Media Queries for Business apps

While media queries are typically used to handle a site's transition between different devices and screen sizes, they can also be used to enhance the desktop experience.

Why use media queries?
Many enterprise users have wider monitors, so as designers we should take advantage of this horizontal screen real estate to deliver a stellar user experience - and use media queries to deliver additional tools on wider monitors.

Property management applications underutilize the right-hand side of the screen. Property managers live by inquiries - travelers emailing them regarding property availability etc. Most companies find that the faster they respond, the higher % conversion rate the inquiries have (they convert from inquiries into bookings). So delivering a new inquiry instantly to a property manager is of paramount importance to their bottom line.Read more

Rules for editing list rows one-by-one or in bulk

The foundation of a list is the row, and all the interactions associated with it. Far from being mundane or niche, row functionality is important in a user's process. Let's look at some emerging patterns that work well in Enterprise applications.

List actions on individual rows
Typically list rows have actions associated with them such as edit, archive, delete, move to, etc. Balancing easy access to these options without cluttering the list can be a huge challenge.
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Lists: make it easy for users to find and edit information

Users spend much of their day interacting with lists, making them a critical part of any enterprise software. Let's resolve to make lists that are easy to filter, simple to navigate and easy on the eyes.  Here's how:

Lists need to be dense
Typically businesses deal with 100s or 1,000s of results even after results have been filtered and sorted. And within each result is typically 5-15 pieces of information that need to be displayed within each row. (Typically a thumbnail photo, price, description, item attributes such as color, size or location, and other information related to the niche business the software is designed to serve).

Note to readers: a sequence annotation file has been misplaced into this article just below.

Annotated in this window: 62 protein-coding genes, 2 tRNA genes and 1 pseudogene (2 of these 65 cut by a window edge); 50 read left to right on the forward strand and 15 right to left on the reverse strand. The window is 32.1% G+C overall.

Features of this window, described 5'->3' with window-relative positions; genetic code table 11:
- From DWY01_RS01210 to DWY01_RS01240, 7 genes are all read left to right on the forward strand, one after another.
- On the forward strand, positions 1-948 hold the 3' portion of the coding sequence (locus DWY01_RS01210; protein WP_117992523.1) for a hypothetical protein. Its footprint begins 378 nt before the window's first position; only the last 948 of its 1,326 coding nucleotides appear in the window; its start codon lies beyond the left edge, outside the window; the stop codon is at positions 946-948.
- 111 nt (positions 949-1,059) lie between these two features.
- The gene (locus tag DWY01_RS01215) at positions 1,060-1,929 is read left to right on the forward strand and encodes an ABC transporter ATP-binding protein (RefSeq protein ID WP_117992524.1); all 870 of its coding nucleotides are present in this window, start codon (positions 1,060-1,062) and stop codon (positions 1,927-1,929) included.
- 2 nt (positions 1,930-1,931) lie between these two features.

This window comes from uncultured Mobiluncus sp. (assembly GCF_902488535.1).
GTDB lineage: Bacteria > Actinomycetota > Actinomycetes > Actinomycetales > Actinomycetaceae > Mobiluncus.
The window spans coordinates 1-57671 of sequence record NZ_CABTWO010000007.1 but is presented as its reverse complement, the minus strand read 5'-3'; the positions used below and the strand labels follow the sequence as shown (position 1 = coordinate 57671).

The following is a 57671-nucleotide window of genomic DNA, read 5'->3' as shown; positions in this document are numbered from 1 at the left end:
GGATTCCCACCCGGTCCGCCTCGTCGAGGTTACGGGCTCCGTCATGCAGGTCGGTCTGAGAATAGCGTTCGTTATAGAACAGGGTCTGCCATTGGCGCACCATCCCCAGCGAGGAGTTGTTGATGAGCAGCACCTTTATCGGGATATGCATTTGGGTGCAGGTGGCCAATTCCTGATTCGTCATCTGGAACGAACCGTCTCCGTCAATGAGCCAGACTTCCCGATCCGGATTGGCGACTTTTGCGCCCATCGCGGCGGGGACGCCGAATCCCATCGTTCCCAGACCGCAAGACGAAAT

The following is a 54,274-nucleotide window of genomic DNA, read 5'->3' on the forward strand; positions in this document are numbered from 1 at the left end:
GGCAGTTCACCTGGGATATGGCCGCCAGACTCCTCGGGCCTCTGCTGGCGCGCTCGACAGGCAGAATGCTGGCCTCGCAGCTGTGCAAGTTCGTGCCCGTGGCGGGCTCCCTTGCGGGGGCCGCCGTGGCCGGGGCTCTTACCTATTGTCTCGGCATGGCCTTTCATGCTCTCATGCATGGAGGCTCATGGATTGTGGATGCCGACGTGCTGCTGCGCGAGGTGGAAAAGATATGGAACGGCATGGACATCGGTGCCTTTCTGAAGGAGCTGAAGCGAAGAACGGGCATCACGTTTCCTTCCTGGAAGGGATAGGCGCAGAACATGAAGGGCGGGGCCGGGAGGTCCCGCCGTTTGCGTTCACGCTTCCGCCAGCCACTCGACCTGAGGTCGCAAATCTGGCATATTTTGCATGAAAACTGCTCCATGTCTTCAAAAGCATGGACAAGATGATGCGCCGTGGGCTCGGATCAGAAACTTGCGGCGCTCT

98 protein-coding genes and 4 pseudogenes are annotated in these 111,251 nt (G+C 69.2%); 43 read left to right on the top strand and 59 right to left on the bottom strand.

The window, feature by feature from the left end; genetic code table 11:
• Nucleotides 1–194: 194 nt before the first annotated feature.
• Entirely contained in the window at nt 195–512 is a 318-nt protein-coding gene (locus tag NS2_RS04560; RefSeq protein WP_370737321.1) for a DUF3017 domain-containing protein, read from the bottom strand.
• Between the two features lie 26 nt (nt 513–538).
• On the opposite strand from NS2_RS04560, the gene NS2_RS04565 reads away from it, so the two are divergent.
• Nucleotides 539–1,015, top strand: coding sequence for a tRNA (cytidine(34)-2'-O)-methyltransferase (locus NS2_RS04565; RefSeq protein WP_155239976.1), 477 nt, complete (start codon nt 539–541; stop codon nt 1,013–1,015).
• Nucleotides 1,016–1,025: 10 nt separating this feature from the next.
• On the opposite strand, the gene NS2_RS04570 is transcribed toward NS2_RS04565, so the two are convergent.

With this much information to be displayed, entreprise software designers need to be smart about how to lay out a list. Commonly, lists are grids, with an X and Y axis of information. In email for example, the Y axis is the previous email descending in chronological order by default. The X axis typically contains column titles. The problem with using this model in entreprise software is that the X axis can become crowded to the point of being unusable. Read more

Give your customers a vision to aspire to

Understand what your customer aspires to (be / have / produce) and give them a vision that mirrors this. When you and your customer are working towards the same goal, you create trust.

If Apple has taught us anything about marketing, it's that we all have an idealized image of ourselves - and  when we advocate a position to someone, let's make sure we're speaking to that idealized vision. In Apple's case, they are subtly pushing a clean, cool, modern version of power and class (through computers). What Apple does right:Read more

Build a better dashboard

Every product starts out as something great, and at some point, some percentage invariably end up as a single-page dashboard.

Despite their ubiquity in cars, (single-page) dashboards are useless everywhere else. When you're driving, you need to see one metric: the speed you are traveling. Yes other data needs to bubble up - particularly alerts about simple problems that are easy to fix and catastrophic if they are let go (low oil, low coolant) but everything else is either beyond the purview of a dashboard (tire pressure) or simply not important. How this metaphor got carried over to software I have no idea, but it has to stop.

In a business you have multiple metrics that you need access to immediately, and no one piece of information will give you the overview of your business that makers of dashboards hope it will. You have incoming emails from internal and external sources, you have financial statements, you have business transactions (at one or more points per day), you have projects that need managing - and on and on into the minutiae of the particular business. Read more

Let users design your product

(They'll do a better job than you)

All the objections are true: users don't have design experience; Steve Jobs said never to ask users what they want; users don't really understand the tech space; they can't know what everyone needs, because they are too embedded in their own workflows.

And let's be clear - I don't mean literally let them sketch it out, design it and develop it.

But it's important to be able to lead a group of your users in a requirements gathering session. This is much more important than sitting down with a bunch of people in your company and trying to imagine what your business clients might need. Read more